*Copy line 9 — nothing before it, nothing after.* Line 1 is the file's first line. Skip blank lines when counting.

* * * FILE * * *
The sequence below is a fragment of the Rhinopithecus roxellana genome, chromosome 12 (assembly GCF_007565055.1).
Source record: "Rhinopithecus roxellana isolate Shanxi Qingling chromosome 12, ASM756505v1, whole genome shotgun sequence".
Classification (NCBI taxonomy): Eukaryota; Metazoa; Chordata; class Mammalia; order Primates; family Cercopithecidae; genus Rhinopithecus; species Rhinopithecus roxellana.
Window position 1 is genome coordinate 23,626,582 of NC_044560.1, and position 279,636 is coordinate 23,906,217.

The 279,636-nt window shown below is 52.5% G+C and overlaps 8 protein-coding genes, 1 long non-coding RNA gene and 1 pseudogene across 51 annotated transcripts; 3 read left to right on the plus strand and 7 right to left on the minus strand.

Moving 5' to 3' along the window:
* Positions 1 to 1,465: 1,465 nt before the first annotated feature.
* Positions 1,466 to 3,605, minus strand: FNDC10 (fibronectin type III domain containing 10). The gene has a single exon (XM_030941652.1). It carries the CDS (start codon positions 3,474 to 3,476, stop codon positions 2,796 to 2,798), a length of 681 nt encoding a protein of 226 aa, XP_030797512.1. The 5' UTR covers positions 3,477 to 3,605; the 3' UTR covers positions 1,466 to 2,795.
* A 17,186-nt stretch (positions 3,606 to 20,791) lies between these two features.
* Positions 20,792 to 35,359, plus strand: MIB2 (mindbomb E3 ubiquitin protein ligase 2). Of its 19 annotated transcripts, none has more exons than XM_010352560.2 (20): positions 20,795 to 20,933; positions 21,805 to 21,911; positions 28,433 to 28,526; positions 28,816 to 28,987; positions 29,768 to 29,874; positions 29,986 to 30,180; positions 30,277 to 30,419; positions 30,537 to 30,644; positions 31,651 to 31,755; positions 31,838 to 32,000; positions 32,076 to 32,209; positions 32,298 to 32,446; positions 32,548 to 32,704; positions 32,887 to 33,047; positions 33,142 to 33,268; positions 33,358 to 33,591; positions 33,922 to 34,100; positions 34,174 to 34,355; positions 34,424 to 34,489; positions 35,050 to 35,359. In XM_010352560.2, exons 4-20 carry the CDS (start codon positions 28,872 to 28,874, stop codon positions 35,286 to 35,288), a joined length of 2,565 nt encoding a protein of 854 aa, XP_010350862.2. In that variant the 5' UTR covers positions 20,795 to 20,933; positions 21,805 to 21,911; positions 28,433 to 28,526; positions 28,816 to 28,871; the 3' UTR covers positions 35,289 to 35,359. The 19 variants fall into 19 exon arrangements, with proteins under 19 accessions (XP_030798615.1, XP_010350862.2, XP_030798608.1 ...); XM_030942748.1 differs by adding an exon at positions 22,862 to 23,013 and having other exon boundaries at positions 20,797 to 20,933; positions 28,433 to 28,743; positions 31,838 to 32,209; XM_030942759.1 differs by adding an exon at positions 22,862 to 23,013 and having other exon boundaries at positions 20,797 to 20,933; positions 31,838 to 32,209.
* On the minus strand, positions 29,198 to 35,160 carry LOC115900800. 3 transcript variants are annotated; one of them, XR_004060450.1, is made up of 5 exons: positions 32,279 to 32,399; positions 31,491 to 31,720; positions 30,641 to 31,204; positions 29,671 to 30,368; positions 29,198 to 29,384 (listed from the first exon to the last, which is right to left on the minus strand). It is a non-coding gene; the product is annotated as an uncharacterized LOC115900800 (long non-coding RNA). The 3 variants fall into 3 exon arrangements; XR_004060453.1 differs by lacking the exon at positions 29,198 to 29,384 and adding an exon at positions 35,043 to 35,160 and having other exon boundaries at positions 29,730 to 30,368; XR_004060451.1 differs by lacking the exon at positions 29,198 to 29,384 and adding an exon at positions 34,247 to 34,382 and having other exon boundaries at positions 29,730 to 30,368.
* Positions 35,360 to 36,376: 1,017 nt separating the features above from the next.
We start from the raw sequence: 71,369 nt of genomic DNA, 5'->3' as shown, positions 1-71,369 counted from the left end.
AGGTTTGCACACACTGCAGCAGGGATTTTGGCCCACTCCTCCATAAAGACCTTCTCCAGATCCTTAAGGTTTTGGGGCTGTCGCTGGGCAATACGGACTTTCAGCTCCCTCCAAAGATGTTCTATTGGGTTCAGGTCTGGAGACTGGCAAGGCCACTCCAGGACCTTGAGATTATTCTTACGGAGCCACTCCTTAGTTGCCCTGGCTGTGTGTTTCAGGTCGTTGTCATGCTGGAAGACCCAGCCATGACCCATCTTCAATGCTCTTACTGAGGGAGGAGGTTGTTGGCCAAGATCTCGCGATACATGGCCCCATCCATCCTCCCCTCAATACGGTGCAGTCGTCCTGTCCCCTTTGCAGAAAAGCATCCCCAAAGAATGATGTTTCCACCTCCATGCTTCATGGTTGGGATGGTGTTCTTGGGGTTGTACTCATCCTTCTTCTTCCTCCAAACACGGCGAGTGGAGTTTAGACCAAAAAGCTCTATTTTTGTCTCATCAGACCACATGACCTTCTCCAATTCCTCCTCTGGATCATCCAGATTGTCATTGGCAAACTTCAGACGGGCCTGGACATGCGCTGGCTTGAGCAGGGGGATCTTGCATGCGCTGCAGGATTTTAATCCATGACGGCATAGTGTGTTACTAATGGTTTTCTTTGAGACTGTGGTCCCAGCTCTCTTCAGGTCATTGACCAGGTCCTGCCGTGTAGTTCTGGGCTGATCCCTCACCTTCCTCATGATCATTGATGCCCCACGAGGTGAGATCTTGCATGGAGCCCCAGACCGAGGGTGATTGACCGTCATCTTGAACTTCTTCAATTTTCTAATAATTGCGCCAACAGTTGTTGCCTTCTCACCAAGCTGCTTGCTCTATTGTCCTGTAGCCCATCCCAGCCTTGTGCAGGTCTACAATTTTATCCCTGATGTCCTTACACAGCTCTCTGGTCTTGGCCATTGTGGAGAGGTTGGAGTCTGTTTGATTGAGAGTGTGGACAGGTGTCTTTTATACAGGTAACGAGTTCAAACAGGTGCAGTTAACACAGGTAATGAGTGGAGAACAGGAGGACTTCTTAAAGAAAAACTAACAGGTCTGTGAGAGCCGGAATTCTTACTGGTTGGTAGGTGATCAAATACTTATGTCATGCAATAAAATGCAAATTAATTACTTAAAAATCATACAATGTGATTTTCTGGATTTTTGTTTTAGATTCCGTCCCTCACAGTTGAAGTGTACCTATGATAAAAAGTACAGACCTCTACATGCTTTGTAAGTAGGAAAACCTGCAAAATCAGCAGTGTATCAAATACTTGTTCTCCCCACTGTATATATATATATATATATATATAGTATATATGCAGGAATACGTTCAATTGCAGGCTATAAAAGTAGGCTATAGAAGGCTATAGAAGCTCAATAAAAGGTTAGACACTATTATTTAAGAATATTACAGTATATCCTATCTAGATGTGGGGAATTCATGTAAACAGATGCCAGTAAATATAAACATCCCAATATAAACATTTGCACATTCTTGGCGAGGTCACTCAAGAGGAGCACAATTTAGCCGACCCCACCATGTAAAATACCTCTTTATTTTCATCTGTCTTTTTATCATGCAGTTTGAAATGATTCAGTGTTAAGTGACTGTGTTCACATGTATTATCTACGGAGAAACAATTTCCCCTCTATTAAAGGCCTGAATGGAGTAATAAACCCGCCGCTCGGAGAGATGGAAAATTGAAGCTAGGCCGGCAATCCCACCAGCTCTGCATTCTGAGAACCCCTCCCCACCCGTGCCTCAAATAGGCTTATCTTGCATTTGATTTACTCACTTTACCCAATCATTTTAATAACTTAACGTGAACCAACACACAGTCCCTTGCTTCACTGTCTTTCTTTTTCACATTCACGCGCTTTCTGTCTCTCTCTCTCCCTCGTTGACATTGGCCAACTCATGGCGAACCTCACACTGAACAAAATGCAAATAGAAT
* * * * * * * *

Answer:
* A 17,186-nt stretch (positions 3,606 to 20,791) lies between these two features.